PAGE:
Tokyo 2020: Trailblazing open-water swimmer Alice Dearing targets top-10 Olympic finish

Alice Dearing has her sights set on a top-10 finish at the Tokyo Games as she prepares to become Britain’s first Black female Olympic swimmer.

Dearing will travel to Japan next week after securing her berth in the open-water event at the Games with a fourth-place finish in a 10km marathon race in Setubal last month.

It has been a journey of highs and lows for Dearing, who almost walked away from the sport, just a year after becoming world junior 10km open-water champion.

“It’s all about taking your low moments and learning from them. I mean, I’ve definitely had my fair share,” she tells Sky Sports News.

“Honestly, towards the start of 2017-18 season. I was looking to quit swimming. I wasn’t enjoying it, I wasn’t having a good time at all. And honestly, I don’t know why I kept going.

“I just got back into training, started training well [I suppose] and was really enjoying like the new squad that I moved into. So just under four years later, to be in this position where I really didn’t think it was possible or attainable [is amazing].

“I’m happy to prove myself wrong. This has been kind of 16 years of my whole swimming career. So to have received this reward, I guess, for that hard work is amazing. I just can’t wait for my opportunity to go and race.”

Team GB’s last women’s 10km open-water medal success was in 2008 when Kerri-Anne Payne won silver and Cassandra Patten claimed bronze at the Beijing Olympics.

Dearing says the competition in Tokyo is up for grabs and is desperate to prove she can compete and the highest level.

“I think the minimum I expect from myself is a top-10 finish, like the absolute minimum. I’d be quite disappointed with anything less,” she says.

“But honestly, open water is so competitive. It’s so unpredictable as well, that is the one thing about it. There are so many great swimmers going in, but the way the conditions work, especially with the heat that we have to deal with, I just think it’s quite unpredictable.

“It’s quite an open field and it’s kind of anyone’s game. So, I’m just looking to get in there and mix it with those other women and prove that I’m one of the best in the world.”

Male athletes Kevin Burns (Montreal 1976) and Paul Marshall (Moscow 1980) are the only Black British swimmers to have represented Team GB at Olympic level, with Birmingham-born Dearing in line to become the first Black woman to do so.

“It’s just it’s a really cool thing to have happen to have happened to me. I’m not going to lie,” she explains.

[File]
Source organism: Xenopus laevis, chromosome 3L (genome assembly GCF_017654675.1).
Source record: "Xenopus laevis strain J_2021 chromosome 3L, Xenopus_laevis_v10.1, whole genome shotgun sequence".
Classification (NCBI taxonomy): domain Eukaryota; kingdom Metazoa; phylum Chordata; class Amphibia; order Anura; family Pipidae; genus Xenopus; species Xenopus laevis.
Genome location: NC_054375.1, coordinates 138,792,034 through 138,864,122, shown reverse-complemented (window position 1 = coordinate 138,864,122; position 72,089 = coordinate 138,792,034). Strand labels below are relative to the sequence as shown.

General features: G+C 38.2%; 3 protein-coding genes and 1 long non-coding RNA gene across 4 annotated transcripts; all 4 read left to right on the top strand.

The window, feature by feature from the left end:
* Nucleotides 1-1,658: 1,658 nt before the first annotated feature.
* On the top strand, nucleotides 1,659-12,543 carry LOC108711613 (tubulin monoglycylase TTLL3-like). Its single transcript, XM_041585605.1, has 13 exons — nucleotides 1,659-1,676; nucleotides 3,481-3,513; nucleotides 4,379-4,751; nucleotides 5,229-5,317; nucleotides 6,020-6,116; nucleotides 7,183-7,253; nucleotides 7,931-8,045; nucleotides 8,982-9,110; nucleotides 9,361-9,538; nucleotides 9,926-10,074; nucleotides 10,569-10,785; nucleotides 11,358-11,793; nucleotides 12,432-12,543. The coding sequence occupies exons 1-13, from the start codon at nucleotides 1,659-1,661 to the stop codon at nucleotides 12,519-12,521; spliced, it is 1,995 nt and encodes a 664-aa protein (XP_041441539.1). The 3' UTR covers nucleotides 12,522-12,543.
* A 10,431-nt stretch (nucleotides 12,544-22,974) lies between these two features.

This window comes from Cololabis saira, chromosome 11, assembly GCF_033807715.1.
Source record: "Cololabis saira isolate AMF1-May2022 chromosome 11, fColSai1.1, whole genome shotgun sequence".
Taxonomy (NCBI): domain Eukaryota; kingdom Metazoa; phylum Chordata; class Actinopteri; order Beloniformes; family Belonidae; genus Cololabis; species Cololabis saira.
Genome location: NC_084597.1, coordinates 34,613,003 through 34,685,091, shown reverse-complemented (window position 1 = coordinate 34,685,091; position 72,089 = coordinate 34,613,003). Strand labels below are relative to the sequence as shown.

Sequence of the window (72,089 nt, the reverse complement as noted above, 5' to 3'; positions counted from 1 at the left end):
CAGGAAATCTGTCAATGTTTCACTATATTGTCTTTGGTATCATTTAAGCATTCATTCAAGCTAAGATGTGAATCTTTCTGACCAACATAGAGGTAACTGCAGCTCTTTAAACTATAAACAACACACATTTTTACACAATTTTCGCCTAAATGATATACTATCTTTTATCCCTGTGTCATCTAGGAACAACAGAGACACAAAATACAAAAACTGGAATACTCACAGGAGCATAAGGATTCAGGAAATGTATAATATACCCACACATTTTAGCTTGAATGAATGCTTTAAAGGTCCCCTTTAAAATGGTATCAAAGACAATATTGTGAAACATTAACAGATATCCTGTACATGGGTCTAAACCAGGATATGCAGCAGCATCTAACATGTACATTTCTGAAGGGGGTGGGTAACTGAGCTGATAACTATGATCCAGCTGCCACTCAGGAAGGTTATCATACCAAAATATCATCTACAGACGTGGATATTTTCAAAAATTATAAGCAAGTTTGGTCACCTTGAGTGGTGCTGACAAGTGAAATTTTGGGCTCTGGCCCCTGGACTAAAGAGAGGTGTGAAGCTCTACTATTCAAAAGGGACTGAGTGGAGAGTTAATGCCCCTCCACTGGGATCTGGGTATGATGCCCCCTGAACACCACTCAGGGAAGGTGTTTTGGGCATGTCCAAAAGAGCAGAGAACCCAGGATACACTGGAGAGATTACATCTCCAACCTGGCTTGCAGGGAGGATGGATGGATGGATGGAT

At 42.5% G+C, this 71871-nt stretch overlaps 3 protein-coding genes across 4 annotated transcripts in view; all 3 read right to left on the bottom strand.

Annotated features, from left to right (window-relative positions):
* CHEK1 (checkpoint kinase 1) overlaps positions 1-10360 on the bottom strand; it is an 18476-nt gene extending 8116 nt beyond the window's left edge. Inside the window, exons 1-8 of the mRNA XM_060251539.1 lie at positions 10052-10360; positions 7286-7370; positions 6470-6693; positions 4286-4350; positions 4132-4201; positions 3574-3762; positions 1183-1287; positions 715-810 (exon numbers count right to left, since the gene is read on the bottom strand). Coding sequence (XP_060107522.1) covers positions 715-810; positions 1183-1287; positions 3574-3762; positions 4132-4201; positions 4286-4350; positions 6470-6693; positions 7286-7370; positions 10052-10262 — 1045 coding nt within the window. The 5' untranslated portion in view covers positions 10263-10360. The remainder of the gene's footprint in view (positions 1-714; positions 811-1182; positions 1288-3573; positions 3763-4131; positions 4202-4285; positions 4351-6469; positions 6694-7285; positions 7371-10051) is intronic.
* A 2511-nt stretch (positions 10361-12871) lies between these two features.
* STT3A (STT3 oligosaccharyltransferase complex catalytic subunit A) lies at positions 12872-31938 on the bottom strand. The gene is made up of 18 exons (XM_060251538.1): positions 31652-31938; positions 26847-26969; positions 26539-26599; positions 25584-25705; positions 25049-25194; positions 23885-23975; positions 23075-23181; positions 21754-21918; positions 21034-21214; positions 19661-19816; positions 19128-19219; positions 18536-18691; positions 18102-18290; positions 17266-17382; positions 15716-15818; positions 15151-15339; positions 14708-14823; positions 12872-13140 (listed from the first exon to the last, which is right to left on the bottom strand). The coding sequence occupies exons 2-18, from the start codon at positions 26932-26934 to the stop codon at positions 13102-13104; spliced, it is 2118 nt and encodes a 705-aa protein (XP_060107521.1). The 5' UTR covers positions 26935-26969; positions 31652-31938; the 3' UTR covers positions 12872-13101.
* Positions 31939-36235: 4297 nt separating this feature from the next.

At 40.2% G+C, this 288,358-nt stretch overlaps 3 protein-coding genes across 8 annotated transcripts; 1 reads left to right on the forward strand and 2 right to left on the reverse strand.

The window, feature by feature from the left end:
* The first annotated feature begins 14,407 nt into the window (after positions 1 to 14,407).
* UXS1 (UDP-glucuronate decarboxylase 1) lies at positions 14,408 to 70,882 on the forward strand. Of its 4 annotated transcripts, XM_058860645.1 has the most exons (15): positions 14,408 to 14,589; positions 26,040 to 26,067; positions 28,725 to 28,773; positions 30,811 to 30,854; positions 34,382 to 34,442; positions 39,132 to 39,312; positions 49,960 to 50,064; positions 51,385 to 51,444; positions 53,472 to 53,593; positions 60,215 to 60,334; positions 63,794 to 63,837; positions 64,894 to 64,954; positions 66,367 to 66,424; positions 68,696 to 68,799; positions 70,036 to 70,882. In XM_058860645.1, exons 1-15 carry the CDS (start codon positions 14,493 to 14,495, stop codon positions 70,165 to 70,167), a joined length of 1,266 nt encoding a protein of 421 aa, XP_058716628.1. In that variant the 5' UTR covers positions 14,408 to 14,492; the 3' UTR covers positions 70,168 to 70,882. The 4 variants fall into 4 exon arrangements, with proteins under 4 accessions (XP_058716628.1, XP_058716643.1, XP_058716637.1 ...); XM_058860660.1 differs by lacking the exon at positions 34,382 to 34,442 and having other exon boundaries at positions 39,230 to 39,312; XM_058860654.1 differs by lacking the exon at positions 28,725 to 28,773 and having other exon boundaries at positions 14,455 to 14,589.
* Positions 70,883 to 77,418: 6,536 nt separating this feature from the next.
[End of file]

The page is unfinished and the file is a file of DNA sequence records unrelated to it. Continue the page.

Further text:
“To help make history, help be a part of that is just incredible. Then at the same time, it’s kind of it’s a shame it’s taken so long for us to get to this point, but I’m happy to help break that barrier.

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“I’m happy that there’s so much publicity about it. So many people are picking up on this and realising that swimming is open to everybody – it’s not a sport just for certain races, it is genuinely open to everybody. And I want people to know that.

“I want people to look at me and say ‘oh, she can swim, I can swim’. That’s the main thing I want people to take away from this.”

Dearing said she also hopes Black swimmers are not put off from competing in the sport following the International Swimming Federation’s (FINA) recent decision to ban Soul Cap specialist headwear, designed to protect natural Black hair while swimming.

FINA said the caps do not fit “the natural form of the head”, but international swimming’s governing body said it is reviewing the use of products for natural Black hair.

Dearing, who partnered with Soul Cap last year, said: “The issue with this story is I don’t want little Black girls and little Black boys to look at elite swimming and think it is not open to them because that is completely the wrong idea. It is open to them

“But I don’t want people to look at elite level swimming and think: ‘It’s not open for me, I can’t wear my hair the way I want to and I’ll go and find another sport’, because that’s not what we want.

“Change is happening at least, Soul Cap has been made and even something as simple as that wasn’t around when I started out swimming.

“My mum used to have to relax my hair and then braid it to make sure it would fit into a cap and make our lives easier and it’s only when I’ve got older that I could find ways to manage it in its natural form.

“It’s brilliant to see so many people passionate about this and wanting to make sure that swimming is open and available to everyone because that is the goal.

“The issue of Black people in swimming is a heavy topic so I’m happy to be the person to speak about it because I want to make people aware that these stereotypes aren’t acceptable and Black people should feel comfortable at swimming pools.

“They shouldn’t feel subjugated or discriminated against in any way, so if I can help in any way to make that better and leave the sport one day where I can look back on it and see the difference I’ve made then that’s what I want to do.”

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